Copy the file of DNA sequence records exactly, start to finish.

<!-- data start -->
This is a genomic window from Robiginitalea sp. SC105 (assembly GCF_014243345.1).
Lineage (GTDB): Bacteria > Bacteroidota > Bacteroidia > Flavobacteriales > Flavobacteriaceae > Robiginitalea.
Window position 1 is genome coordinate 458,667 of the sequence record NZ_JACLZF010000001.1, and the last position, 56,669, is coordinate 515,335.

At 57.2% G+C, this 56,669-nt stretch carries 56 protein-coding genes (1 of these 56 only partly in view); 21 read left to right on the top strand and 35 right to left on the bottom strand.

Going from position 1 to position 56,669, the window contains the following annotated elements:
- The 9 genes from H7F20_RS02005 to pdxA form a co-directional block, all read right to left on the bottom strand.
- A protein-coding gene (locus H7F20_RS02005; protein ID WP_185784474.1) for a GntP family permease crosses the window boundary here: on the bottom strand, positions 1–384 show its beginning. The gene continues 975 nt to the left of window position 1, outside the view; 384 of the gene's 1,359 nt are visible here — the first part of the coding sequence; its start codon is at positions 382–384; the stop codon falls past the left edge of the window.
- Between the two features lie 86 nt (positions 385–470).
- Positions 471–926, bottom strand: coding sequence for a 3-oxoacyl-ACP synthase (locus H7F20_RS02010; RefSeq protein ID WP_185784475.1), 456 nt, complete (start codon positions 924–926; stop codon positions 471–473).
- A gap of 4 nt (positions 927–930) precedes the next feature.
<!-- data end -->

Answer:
This is a genomic window from Robiginitalea sp. SC105 (assembly GCF_014243345.1).
Lineage (GTDB): Bacteria > Bacteroidota > Bacteroidia > Flavobacteriales > Flavobacteriaceae > Robiginitalea.
Window position 1 is genome coordinate 458,667 of the sequence record NZ_JACLZF010000001.1, and the last position, 56,669, is coordinate 515,335.

At 57.2% G+C, this 56,669-nt stretch carries 56 protein-coding genes (1 of these 56 only partly in view); 21 read left to right on the top strand and 35 right to left on the bottom strand.

Going from position 1 to position 56,669, the window contains the following annotated elements:
- The 9 genes from H7F20_RS02005 to pdxA form a co-directional block, all read right to left on the bottom strand.
- A protein-coding gene (locus H7F20_RS02005; protein ID WP_185784474.1) for a GntP family permease crosses the window boundary here: on the bottom strand, positions 1–384 show its beginning. The gene continues 975 nt to the left of window position 1, outside the view; 384 of the gene's 1,359 nt are visible here — the first part of the coding sequence; its start codon is at positions 382–384; the stop codon falls past the left edge of the window.
- Between the two features lie 86 nt (positions 385–470).
- Positions 471–926, bottom strand: coding sequence for a 3-oxoacyl-ACP synthase (locus H7F20_RS02010; RefSeq protein ID WP_185784475.1), 456 nt, complete (start codon positions 924–926; stop codon positions 471–473).
- A gap of 4 nt (positions 927–930) precedes the next feature.